In less than two weeks, Americans will either elect a new president, or give the incumbent a second term.
In following the latest polls, one can observe that since the first debate on Oct. 3, support among likely voters across the country has shifted in favour of Mitt Romney.
The Gallup and Rasmussen polls have indicated Romney presently leads President Barack Obama nationally, and in the battleground states where the election will be decided, either Romney has pulled even with Obama or tending to take the lead. More importantly, Romney is ahead by double-digits over Obama among independent voters, and the gender gap in support of the incumbent has vanished.
Democrats are pretty much in a state of panic. The Obama administration and the campaign team for the president’s re-election appear to be a in a firefight of their own making and, likely for the first time, they are awakening to the realization that this election is theirs to lose.
What happened? The tide that brought the Republicans roaring back in the 2010 mid-term election to take control of the House in the U.S. Congress has not ebbed in American politics. This tide will likely take Romney into the White House.
In the lead-up to the 2010 election, an increasing number of Americans began to slowly recognize that Obama was not the same individual they voted for in 2008. He appeared to be ideologically rigid, fiscally imprudent, bent upon spending as he recklessly added to the national debt already perilously high, and as a man of the left disdainful of his opponents.
The 2010 election was a referendum on the Obama administration’s inept handling of the economy. Yet Obama remained heedless of the Republican majority in the House, failed repeatedly to submit the annual budget or negotiate any compromise on spending. The economy continued to suffer, jobs vanished, unemployment figures remained unacceptably high, and the recovery has been anemic.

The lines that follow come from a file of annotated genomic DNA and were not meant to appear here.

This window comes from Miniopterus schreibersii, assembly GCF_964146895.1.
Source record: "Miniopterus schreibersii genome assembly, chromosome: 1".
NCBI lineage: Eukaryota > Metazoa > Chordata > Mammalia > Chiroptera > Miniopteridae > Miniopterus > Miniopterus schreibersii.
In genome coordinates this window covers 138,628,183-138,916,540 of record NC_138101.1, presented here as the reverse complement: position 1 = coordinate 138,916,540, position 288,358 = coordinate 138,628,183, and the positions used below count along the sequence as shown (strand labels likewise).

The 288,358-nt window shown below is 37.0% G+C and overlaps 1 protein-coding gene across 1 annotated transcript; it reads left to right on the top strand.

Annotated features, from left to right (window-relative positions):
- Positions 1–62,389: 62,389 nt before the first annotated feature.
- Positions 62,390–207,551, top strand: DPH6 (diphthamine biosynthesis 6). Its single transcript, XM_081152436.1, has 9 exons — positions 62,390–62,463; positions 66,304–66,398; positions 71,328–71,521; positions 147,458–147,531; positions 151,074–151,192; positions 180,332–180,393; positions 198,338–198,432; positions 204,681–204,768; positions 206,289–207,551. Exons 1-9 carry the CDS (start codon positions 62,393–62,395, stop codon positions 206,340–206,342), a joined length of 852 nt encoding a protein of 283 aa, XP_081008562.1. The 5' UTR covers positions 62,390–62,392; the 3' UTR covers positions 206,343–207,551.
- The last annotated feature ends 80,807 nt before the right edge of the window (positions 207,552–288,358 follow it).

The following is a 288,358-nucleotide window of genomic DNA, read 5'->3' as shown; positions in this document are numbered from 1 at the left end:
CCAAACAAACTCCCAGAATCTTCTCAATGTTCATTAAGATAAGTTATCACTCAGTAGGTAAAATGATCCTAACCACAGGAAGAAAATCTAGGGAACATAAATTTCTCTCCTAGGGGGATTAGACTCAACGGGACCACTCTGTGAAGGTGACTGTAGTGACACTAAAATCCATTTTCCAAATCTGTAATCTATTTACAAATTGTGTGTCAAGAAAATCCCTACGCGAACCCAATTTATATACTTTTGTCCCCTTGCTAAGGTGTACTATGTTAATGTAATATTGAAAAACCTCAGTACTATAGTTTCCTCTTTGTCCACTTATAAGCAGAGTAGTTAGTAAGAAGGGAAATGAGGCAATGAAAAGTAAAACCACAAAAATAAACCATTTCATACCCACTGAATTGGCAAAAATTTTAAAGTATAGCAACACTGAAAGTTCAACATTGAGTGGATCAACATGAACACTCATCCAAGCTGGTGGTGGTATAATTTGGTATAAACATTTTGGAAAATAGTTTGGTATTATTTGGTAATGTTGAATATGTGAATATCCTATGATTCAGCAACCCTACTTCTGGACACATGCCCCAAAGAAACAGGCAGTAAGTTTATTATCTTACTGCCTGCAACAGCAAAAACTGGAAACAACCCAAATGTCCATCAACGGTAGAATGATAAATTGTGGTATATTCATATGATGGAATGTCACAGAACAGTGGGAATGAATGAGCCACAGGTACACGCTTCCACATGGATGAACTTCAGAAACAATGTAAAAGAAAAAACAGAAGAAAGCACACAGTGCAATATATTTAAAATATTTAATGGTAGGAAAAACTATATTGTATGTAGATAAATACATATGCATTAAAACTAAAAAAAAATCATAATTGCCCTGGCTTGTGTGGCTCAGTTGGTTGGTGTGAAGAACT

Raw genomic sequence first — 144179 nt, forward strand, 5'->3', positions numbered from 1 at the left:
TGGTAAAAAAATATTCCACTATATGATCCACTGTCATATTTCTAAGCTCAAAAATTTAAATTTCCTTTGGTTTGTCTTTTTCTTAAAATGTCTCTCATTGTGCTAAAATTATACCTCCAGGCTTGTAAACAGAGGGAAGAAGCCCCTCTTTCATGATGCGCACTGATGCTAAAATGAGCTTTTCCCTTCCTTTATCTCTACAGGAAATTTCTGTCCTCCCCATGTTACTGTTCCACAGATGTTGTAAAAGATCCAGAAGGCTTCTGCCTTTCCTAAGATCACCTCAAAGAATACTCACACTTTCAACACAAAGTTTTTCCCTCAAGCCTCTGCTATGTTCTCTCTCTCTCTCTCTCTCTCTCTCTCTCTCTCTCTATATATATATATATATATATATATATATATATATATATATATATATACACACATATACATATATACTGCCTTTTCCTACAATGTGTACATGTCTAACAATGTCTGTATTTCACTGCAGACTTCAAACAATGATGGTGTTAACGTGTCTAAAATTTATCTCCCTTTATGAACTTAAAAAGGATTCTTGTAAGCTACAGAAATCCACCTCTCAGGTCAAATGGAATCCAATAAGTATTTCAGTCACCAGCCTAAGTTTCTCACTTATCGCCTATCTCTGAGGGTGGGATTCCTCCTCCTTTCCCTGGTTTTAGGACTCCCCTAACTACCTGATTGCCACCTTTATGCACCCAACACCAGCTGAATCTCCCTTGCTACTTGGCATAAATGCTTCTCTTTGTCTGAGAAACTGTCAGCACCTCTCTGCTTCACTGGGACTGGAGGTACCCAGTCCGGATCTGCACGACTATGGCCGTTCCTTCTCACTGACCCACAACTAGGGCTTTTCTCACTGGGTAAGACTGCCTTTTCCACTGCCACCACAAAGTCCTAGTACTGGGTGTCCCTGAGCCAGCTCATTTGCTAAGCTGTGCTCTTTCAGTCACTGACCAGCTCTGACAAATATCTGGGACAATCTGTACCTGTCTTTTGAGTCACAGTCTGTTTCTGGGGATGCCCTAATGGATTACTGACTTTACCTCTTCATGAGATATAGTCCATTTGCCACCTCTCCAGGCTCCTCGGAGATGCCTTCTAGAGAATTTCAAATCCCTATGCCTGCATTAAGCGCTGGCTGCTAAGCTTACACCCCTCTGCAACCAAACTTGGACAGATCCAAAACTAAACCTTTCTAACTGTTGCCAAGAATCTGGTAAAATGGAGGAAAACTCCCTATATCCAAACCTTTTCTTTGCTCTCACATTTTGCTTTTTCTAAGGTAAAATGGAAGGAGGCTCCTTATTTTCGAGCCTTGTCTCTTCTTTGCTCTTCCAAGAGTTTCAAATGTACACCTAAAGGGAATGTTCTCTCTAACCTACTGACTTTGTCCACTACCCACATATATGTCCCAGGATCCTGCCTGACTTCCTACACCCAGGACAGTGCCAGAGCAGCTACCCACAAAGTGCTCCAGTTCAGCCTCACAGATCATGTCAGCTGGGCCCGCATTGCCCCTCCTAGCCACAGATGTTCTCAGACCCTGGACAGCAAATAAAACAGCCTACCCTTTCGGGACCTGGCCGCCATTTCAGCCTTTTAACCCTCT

During the 2008 primary season, I wrote about candidate Obama as the Harold Hill of American politics. Harold Hill in the well-loved musical play The Music Man is a likeable flim-flam artist out to hustle the good simple folks of River City, Iowa, and they fall for him.
A significant number of Americans fell for candidate Obama in 2008, seduced by his charm and his slogans of hope and change.
But by 2010, as the mid-term election results showed, enough Americans realized their own responsibility in being misled. Then came the October surprise in September as Americans watched the Obama administration engage in lies and deceptions in informing them about the deaths of four Americans, including the ambassador, in Benghazi, Libya, at the hands of al-Qaida-affiliated terrorists.
Thomas Sowell, the highly respected conservative economist and American of colour at the Hoover Institute, Stanford University, wrote recently, “The full story of what happened in Libya, down to the last detail, may never be known. But, as someone once said, you don’t need to eat a whole egg to know that it is rotten.”
This sense of wrong surrounding the administration, and its failed attempt to depict Romney as a heartless plutocrat, not surprisingly might make Barack Hussein Obama a one-term president.